Monday, April 22, 2024

Removing my old solar augmented heating system

In 2001 my ex-wife and I purchased this property in rural Maine that included an open two-story barn that I converted into a heated and insulated workshop. Moving from California to Maine I was well aware I would need a heating system, but wanted to keep the carbon footprint as low as practical. With that in mind I super insulated the building with a combination of spray in foam and fiberglass resulting in R30 walls and R40 roof insulation.

Original solar collectors in 2003

I then designed a hydronic heating system that included in-floor heating and radiators upstairs.  The heat source came from a Bosch Aquastar propane heater and 4 large 4 x 8' solar water collectors. I was not particularly impressed with the contribution from the solar collectors and my propane bills were relatively substantial over the years. So a few years later I installed a wood stove as a backup heating system which worked out really well. I now use it whenever the temperatures outside drop below 20°F.  I now purchase about one cord of fire wood per year and augment that with wood that I harvest from my own property and other places.

new solar electric panels installed bottom right

In November 2021 I self installed a MrCool heat pump system designed to heat the entire building using only electricity which is mostly renewable thanks to my substantial solar array and renewably sourced utility electric supply. I then removed the solar collectors and replaced them with six solar panels, you can see a video about this process here.  As part of the removal process, I had a great deal of left over copper pipe that I was able to sell to a recycling company for over $130.  I also sold the four large solar collectors to someone who could make good use of them.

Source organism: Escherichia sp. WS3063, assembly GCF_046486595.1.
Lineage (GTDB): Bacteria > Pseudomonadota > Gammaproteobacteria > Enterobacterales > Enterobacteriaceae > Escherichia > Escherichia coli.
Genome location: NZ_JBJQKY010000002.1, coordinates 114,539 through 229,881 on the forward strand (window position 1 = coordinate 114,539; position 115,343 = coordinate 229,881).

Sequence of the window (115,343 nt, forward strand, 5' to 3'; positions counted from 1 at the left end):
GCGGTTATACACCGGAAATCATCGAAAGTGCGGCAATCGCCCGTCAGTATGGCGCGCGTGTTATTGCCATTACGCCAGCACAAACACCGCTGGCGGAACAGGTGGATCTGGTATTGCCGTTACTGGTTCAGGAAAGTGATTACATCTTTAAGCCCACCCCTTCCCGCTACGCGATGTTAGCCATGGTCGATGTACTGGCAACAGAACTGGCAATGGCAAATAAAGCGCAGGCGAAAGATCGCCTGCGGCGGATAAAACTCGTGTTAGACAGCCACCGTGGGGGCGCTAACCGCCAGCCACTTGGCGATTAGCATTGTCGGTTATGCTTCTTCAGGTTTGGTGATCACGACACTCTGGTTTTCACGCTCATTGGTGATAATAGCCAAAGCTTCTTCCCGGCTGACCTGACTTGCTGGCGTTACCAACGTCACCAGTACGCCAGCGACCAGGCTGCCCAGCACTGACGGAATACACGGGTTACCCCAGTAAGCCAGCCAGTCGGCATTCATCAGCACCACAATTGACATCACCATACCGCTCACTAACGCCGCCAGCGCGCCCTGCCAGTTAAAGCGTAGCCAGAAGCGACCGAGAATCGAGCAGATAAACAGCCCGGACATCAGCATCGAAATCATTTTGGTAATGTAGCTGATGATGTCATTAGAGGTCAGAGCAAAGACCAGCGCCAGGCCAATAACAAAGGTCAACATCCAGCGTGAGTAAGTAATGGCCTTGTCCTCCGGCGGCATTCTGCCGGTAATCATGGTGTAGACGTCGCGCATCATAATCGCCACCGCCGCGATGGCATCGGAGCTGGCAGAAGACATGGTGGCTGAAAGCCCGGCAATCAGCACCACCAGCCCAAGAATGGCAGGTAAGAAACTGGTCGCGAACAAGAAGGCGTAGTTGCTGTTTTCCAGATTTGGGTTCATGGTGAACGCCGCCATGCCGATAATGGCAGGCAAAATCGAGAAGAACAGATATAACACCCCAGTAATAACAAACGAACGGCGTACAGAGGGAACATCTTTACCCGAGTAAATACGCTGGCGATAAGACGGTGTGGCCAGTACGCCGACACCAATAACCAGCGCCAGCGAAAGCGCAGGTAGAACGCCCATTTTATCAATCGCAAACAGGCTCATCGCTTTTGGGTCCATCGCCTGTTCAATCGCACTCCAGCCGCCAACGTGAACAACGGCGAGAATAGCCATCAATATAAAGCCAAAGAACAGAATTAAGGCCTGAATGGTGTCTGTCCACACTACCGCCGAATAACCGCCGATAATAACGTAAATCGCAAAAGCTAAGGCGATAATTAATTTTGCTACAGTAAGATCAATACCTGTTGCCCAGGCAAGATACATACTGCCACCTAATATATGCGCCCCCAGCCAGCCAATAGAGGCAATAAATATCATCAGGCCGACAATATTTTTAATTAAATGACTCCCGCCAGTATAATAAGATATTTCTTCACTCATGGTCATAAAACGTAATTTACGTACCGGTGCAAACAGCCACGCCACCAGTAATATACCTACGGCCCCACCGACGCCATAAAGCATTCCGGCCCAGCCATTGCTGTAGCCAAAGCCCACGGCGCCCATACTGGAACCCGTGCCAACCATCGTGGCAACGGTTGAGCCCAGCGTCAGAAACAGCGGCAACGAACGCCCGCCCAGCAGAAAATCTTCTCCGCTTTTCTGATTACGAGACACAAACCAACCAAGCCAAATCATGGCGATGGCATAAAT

I kept the interior plumbing and heating system thinking that I could use it as a backup.  But in the last few years I have not used it so I decided to decommission it.  The large insulated tank seen in the picture is an 80 gallon water heater used as the solar thermal heat storage tank.  And of course there is a great deal of copper plumbing parts, pressure tank, and the propane boiler.

I took everything apart very carefully so that the copper could be recycled and other parts could be reused.  I literally saved every nut bolt and screw along with wire nuts and every other small component and put them back into my storage system.


There is a local guy who recycles metal as his side hustle, so he came by with his large trailer and hauled off all the parts that could be recycled.  I'm sure he made some good money on all that.

Here is a view of my utility room all cleaned out.  I'm now waiting for the propane utility company to disconnect the line so I can remove the boiler.  I'm hoping to find a buyer for this well used, and well loved Bosch Aquastar unit that is still working great.  The interesting feature about it is that it does not require any electricity to operate so it's optimal for off grid situations.


Here are before and after views of the manifold and PEX plumbing that feeds into the floor.  I left the PEX in place just in case a future owner chooses to install a radiant heating system in the floor.  Here is how I installed the PEX.

As someone who is committed to living sustainably, I am invoking the 4 R's - Reduce, recycle, reuse, repair.  So in addition to scrapping out the metal I also donated some of the useful plumbing parts to the Habitat for Humanity Re-store near me so that someone else can use them.  And I'm also selling some of the more valuable parts such as the pumps on eBay as they are in good usable condition.  All in all, very little went into the trash. 

It was sad to say goodbye to all of this equipment because it took me many, many weeks to design and install back in 2001.  Back then, heat pump systems were not common and very expensive.  What has happened over the intervening years is that solar power system installers are also now installing mini-split heat pump systems because it is a natural pairing.  Heat pumps are very efficient and have the benefit of both heating and cooling.  

While heat pumps are relatively expensive, and installation costs can range from $5000-$10,000, I installed my own heat pump system in the workshop at a cost of less than $2000 and another larger system in my home for less than $2800.

Saturday, February 10, 2024

My nearly new Chevy Bolt

Chevrolet Bolt